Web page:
Thoughts on #CircuitPython2020
Since I switched over to the Flutter team at Google in 2019, I've shifted my programming outside of work to focus on CircuitPython rather than Python. In the last half of 2019, I started creating CircuitPython libraries (like VoltageIO and SmolMIDI), contributing to CircuitPython itself, and even creating my own board.
Adafruit has asked the community where we'd like to see CircuitPython go in 2020. Here's (some of) my thoughts on the subject.
Projects I'd like to build
My main goal for 2020 is to finish and start selling my first CircuitPython-based product, Winterbloom Sol. It's a module for the Eurorack modular synthesizer format that handles translation from USB MIDI to control voltage and gate. It's unique compared to similar products in that it's easily customizable and re-programmable thanks to CircuitPython. It's my plan to have these ready to ship in March.
Beyond that I hope to start designing two more Eurorack modules using CircuitPython as the brain. I would also like to start designing a standalone synthesizer using CircuitPython - perhaps, even, a follow-up to the Genesynth.
Things I think could be easier
Debugging. While pulling up the serial console and grabbing a traceback or interacting with the REPL is second nature to me since I've been programming most of my life, it's not the most straightforward things for newcomers. Mu helps a lot here, but it requires you to install something. WebUSB, WebSerial, or even BLE could be used to help users debug their code without installing anything on their device, and do so from machines where installing stuff isn't feasible (like Chromebooks).
I would love for an easier route to writing C extensions that doesn't involve a custom build of CircuitPython. As I start building more and more synthesizers with CircuitPython, my need to write C modules specific to that synth grows, and I don't necessarily want to have to fork CircuitPython or commit that board-specific code upstream.
Installing updates and packages. I have lots of thoughts about this and they're covered below.
Core CPython libraries to add
Making an optimized
colorsys available would be excellent. Lots of people do projects with shiny LEDs and being able to translate between color systems easily and quickly is super important.
Dataclasses would be excellent, especially if they have typing support.
f-string support would be lovely.
Additional microcontroller platforms
Library improvements - package management
CircuitPython's package management story right now is extremely basic- both from a library publishers and consumer standpoint. The workflow for publishers is to publish a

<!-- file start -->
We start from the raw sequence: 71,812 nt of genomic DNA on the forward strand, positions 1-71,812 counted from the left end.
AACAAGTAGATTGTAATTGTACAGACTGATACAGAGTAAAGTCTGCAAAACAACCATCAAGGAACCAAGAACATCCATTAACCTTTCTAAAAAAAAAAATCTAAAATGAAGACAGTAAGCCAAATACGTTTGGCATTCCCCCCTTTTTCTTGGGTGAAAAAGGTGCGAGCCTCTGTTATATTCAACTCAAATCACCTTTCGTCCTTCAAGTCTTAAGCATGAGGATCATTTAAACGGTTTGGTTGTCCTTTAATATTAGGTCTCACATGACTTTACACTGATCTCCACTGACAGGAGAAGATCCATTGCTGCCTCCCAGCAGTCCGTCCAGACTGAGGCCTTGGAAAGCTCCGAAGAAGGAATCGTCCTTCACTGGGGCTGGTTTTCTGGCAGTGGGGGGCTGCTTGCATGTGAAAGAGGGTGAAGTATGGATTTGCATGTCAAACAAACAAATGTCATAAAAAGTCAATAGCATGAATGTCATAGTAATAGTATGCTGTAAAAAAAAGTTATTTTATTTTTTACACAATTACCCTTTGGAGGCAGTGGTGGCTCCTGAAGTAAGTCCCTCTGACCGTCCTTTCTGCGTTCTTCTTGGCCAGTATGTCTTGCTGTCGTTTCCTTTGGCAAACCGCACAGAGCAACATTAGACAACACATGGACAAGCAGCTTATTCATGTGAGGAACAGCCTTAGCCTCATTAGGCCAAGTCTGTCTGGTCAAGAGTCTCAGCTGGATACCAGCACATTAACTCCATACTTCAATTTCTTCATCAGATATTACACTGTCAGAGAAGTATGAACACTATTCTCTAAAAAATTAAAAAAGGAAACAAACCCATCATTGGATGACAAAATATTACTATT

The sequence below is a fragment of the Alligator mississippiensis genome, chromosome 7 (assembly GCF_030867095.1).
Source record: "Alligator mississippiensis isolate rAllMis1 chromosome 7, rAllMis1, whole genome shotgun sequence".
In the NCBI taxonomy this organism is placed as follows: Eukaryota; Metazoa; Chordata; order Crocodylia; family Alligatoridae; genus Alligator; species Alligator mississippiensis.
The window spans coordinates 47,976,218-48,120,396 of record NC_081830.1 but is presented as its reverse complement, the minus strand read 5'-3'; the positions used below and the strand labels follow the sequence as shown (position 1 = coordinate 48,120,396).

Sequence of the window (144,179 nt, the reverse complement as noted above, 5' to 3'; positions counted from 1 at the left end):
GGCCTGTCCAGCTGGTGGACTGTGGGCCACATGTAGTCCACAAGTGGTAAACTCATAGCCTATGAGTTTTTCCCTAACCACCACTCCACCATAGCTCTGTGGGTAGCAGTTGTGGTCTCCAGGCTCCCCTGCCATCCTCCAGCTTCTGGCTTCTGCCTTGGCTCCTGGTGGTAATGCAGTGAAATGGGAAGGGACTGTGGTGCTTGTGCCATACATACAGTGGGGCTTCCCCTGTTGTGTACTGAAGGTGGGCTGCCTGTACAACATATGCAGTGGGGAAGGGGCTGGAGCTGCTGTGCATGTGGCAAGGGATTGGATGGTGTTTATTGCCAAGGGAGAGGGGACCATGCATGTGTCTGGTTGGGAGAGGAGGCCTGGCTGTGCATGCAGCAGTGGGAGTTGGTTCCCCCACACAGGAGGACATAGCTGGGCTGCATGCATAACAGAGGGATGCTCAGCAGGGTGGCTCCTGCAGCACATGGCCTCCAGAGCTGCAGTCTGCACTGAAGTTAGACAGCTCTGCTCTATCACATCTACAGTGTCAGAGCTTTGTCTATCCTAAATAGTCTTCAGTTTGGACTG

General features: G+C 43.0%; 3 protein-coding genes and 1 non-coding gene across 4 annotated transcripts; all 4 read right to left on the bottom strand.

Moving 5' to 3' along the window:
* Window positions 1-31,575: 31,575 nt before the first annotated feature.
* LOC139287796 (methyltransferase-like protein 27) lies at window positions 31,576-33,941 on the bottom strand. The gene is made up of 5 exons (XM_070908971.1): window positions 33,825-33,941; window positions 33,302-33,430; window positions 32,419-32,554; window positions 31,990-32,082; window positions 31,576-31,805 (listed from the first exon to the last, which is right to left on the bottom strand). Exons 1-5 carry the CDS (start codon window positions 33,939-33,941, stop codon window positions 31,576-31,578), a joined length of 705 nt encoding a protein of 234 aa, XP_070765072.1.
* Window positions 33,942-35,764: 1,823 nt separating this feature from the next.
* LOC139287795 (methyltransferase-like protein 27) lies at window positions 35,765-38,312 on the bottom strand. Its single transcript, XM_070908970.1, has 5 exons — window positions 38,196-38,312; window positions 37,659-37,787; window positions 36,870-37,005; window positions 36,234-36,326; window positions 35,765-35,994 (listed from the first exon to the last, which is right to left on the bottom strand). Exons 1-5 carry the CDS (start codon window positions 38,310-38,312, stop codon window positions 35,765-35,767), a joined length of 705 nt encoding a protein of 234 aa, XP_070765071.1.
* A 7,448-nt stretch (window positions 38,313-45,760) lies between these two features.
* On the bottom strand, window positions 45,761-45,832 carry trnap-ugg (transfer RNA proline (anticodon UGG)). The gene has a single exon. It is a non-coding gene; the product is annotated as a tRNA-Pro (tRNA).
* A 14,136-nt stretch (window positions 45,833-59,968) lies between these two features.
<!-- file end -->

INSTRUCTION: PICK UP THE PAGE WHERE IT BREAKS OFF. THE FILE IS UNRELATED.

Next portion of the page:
.py file (for single file modules) or a
.zip (for packages) an optionally compile to
mpy-cross. For consumers, it's a strategy of downloading this file/zip manually and placing it in
CIRCUITPY/lib. It's difficult to know what can be upgraded and how to go find the latest version. It's hard for tutorials and samples to be reproducible.
Having spent so much time working in the Python packaging ecosystem I think that CircuitPython is uniquely positioned to present a new answer to the question of how to manage packages. I do not think that CircuitPython should adopt pip, conda or any other purely command-line focused package management solution. I think that as a community we should work to build something that can serve our use case better - something that's easy to use for someone who has never even heard of a command line.
I have so many thoughts on this. I would really love to find the time to seriously work on a comprehensive packaging experience for CircuitPython. I've written up some thoughts privately, if you're really interested and enthusiastic about this, please feel free to contact me.
My biggest personal frustration with CircuitPython documentation is that it's often hard for me to find links to the API reference docs on readthedocs. I'd love to see the guides link into readthedocs when they mention modules and classes.
I love CircuitPython. The community that we've built around Python-on-hardware is absolutely amazing and it's been one of the most rewarding interactions I've had with any technical community in my life. I really, really want to see this community continue to grow and become a significant part of the Python ecosystem - right alongside web development, data science, and system administration.